Fashion, Fast Food, and First Impressions of South Korea
A few days ago, Alissa and I completed the travelers superfecta, having now traveled between two cities using all four of the main forms of travel: Road, Air, Rail, and Water. Water was our last item to check off the list, and the overnight ferry from Shimonoseki, Japan to Busan, South Korea took care of that. For those who are transportation traditionalists, spare me the hate mail, we also checked off animal-transport by taking a donkey-cart ride to our hotel on Gili Trawangan island in Indonesia.
The ferry to Busan was sold-out of first class cabins, which was actually a blessing, as we didn’t have the desire nor the funds for such an expenditure. So second class it was. Second class cabins consist of 12 “spaces” on the floor, each with it’s own one-inch mat, blanket, and pillow. Although the pillows reminded me of those black blocks that photographers use when taking formal pictures. You know, the ones you have to either sit on as a child, or put your foot up on for an awkward ‘hands on knees’ photo.
First impressions of South Korea
Compared to the 10 other Asian countries we’ve visited, South Korea is by far the most Western, and it actually reminds us more of the United States. There are fast food and coffee shops on every corner, and nearly everyone is walking around with either a soft drink in their hands or some sort of sugary treat from a local desert shop. What’s crazy about the fast food places is that they are obsessed with packaging it. It’s almost like an art form or sport. Who can package fast food the fastest, the most efficient, and most beautifully. If you order a chicken sandwich, french fries, and a soda. You will receive the following:
– Chicken sandwich wrapped in paper package, placed inside of paper bag, placed inside of the main plastic bag.
– French fries placed in paper package, placed inside of paper bag, placed inside a tied-up plastic bag with ketchup packets, placed inside main plastic bag.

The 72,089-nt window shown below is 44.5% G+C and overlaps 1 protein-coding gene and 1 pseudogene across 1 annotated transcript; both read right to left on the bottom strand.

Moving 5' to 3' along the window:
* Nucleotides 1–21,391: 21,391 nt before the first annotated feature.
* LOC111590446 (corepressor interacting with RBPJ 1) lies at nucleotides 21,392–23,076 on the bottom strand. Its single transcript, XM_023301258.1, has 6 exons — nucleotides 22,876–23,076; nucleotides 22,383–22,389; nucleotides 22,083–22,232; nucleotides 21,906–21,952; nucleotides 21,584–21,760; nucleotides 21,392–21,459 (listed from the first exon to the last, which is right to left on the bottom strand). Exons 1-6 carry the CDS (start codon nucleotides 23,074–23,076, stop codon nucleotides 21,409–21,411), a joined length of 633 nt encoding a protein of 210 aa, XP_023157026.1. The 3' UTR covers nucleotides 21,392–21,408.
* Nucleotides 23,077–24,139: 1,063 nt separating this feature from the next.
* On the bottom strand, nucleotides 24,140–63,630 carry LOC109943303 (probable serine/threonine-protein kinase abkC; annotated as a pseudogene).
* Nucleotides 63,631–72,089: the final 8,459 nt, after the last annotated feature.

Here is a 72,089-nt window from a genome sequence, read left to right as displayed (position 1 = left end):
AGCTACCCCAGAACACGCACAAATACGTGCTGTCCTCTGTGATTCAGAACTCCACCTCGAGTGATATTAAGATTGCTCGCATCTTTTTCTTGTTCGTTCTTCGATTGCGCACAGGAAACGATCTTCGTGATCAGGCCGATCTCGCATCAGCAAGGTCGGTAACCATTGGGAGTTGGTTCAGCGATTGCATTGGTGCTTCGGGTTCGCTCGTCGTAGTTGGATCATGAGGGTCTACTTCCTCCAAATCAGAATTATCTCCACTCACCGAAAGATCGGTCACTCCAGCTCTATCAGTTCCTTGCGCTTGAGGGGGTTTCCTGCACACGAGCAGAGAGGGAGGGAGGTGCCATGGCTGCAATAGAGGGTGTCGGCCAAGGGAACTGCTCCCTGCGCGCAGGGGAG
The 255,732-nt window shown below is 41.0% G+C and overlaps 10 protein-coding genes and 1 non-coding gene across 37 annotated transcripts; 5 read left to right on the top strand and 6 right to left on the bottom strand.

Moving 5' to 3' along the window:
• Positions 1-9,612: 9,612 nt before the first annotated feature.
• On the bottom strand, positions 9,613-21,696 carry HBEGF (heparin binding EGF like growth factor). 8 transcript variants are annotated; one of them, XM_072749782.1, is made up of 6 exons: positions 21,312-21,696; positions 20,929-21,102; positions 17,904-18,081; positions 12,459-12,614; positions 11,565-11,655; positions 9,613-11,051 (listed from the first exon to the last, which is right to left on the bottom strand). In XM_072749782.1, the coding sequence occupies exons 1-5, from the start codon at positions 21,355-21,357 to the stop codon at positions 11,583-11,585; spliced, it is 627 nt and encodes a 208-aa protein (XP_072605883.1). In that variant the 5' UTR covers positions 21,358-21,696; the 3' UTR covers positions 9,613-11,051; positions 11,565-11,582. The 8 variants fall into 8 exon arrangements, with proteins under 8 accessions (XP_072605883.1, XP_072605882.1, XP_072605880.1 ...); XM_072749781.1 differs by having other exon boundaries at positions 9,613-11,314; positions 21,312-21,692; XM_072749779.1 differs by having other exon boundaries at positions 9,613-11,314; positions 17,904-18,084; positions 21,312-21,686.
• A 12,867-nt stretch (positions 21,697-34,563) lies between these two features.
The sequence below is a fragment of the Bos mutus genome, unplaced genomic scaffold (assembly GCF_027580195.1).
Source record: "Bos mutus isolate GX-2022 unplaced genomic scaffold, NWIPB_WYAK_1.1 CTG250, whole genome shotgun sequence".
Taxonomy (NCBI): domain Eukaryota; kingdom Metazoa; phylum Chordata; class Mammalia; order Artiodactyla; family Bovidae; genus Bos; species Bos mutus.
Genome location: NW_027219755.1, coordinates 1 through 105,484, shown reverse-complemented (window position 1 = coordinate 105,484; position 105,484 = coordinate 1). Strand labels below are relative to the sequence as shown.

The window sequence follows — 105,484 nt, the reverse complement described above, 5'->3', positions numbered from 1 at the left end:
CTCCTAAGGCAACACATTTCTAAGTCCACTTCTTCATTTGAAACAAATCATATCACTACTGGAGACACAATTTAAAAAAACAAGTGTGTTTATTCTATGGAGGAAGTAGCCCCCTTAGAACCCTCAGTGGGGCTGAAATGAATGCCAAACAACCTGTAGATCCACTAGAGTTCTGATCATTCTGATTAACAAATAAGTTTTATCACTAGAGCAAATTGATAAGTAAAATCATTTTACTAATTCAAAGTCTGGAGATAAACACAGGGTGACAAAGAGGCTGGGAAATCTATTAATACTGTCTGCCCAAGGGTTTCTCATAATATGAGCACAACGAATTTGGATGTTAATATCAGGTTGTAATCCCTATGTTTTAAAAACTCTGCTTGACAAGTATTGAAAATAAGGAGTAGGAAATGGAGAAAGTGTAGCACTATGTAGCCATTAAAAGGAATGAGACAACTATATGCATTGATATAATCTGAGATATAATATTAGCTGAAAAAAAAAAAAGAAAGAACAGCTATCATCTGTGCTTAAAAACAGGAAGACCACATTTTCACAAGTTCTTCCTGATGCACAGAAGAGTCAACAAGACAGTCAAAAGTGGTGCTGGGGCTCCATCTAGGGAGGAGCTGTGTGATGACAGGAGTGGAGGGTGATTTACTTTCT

– Soda in paper cup with a lid, two pieces of heavy-duty packing tape on top, inside a small plastic bag, placed inside the main plastic bag.
South Korea Fashion
Japan also felt very Western, except that you still see many women walking around in traditional Japanese kimonos. As you’ll see in a minute, the fashion here in South Korea is a lot different.I am not a fashion expert. It is obvious by the way I dress. After five days in South Korea, I have attempted to put together a quick fashion guide so that others don’t make the same mistakes I have.
1. You must be a fan of the Cleveland Indians
Koreans love baseball. They have their own decent pro league here, but I seem to only see MLB hats. There are a few Yankees hats, a couple Pirates and Giants hats here and there, but no team is more popular than the Cleveland Indians. I think they just think the cute little indian logo guy looks like an anime character or something. In four days, I’ve seen at least 50 Cleveland Indians hats. In South Korea!
2. You must enjoy hiking
Well actually you don’t need to enjoy hiking, just hiking gear. Not cheap hiking gear. Expensive, top of the line, state of the art, breathable, wearable, waterproof, you name it, hiking gear. It is the number one style in South Korea. Dress up like you are about to climb Mount Everest. Not only is everyone wearing hiking gear, but there are hiking gear shops everywhere. There has to be at least 15 North Face stores just in Seoul alone. The funny thing is, I doubt any of these people actually hike, and even if they did hike, who wears their hiking gear to go out for a drink? Every day we go outside, it almost feels like a competition of who can wear the most expensive, best-matching hiking outfit.
Even ran into to 60 year old guys in all out hiking gear, completely drunk, just riding around on the subway. If they went hiking today, then they did it while carrying a lot of booze:
The hiking gear is popular for ages 30-49, but once you hit 50, everything changes. Because you are now older, you of course have so many more things to carry around with you on your way from the grocery store to home. So do what 70% of the 50+ men in South Korea do: Buy a fishing vest and wear it everywhere. I honestly can’t believe how many of these vests I’ve seen in the last five days. Hundreds. Every subway car has at least four men in it with fishing vests on. The only explanation is that they just love pockets.